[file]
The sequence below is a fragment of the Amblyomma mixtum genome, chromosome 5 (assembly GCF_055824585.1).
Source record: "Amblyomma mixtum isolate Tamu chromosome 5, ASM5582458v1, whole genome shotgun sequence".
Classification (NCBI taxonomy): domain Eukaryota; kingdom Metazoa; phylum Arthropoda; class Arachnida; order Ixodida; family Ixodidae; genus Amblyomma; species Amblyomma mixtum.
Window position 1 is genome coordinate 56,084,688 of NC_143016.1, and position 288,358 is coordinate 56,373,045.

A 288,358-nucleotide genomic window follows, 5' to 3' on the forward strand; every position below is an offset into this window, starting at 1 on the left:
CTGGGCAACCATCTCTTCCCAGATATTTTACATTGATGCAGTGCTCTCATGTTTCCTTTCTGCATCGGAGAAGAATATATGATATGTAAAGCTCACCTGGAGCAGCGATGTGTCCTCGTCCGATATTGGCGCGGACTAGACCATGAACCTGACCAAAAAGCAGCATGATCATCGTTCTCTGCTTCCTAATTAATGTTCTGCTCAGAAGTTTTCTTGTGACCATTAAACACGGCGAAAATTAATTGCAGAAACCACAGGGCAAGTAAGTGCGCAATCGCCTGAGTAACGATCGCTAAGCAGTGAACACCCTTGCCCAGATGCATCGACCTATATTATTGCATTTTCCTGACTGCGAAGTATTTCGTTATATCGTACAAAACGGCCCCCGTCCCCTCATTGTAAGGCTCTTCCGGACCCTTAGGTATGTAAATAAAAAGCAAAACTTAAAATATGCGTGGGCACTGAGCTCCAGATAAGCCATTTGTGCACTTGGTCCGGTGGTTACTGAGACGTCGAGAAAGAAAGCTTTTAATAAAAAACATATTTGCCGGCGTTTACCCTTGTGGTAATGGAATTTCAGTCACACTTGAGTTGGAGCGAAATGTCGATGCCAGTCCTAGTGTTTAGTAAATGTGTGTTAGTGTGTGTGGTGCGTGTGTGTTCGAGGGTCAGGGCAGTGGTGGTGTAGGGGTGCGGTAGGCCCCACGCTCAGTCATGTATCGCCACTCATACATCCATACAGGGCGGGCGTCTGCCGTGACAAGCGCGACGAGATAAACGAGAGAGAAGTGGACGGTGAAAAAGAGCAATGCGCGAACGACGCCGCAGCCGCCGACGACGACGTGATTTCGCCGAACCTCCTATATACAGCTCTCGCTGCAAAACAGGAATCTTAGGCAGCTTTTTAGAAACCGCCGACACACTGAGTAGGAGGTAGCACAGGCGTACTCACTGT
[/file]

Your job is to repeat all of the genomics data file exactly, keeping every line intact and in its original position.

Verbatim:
The sequence below is a fragment of the Amblyomma mixtum genome, chromosome 5 (assembly GCF_055824585.1).
Source record: "Amblyomma mixtum isolate Tamu chromosome 5, ASM5582458v1, whole genome shotgun sequence".
Classification (NCBI taxonomy): domain Eukaryota; kingdom Metazoa; phylum Arthropoda; class Arachnida; order Ixodida; family Ixodidae; genus Amblyomma; species Amblyomma mixtum.
Window position 1 is genome coordinate 56,084,688 of NC_143016.1, and position 288,358 is coordinate 56,373,045.

A 288,358-nucleotide genomic window follows, 5' to 3' on the forward strand; every position below is an offset into this window, starting at 1 on the left:
CTGGGCAACCATCTCTTCCCAGATATTTTACATTGATGCAGTGCTCTCATGTTTCCTTTCTGCATCGGAGAAGAATATATGATATGTAAAGCTCACCTGGAGCAGCGATGTGTCCTCGTCCGATATTGGCGCGGACTAGACCATGAACCTGACCAAAAAGCAGCATGATCATCGTTCTCTGCTTCCTAATTAATGTTCTGCTCAGAAGTTTTCTTGTGACCATTAAACACGGCGAAAATTAATTGCAGAAACCACAGGGCAAGTAAGTGCGCAATCGCCTGAGTAACGATCGCTAAGCAGTGAACACCCTTGCCCAGATGCATCGACCTATATTATTGCATTTTCCTGACTGCGAAGTATTTCGTTATATCGTACAAAACGGCCCCCGTCCCCTCATTGTAAGGCTCTTCCGGACCCTTAGGTATGTAAATAAAAAGCAAAACTTAAAATATGCGTGGGCACTGAGCTCCAGATAAGCCATTTGTGCACTTGGTCCGGTGGTTACTGAGACGTCGAGAAAGAAAGCTTTTAATAAAAAACATATTTGCCGGCGTTTACCCTTGTGGTAATGGAATTTCAGTCACACTTGAGTTGGAGCGAAATGTCGATGCCAGTCCTAGTGTTTAGTAAATGTGTGTTAGTGTGTGTGGTGCGTGTGTGTTCGAGGGTCAGGGCAGTGGTGGTGTAGGGGTGCGGTAGGCCCCACGCTCAGTCATGTATCGCCACTCATACATCCATACAGGGCGGGCGTCTGCCGTGACAAGCGCGACGAGATAAACGAGAGAGAAGTGGACGGTGAAAAAGAGCAATGCGCGAACGACGCCGCAGCCGCCGACGACGACGTGATTTCGCCGAACCTCCTATATACAGCTCTCGCTGCAAAACAGGAATCTTAGGCAGCTTTTTAGAAACCGCCGACACACTGAGTAGGAGGTAGCACAGGCGTACTCACTGT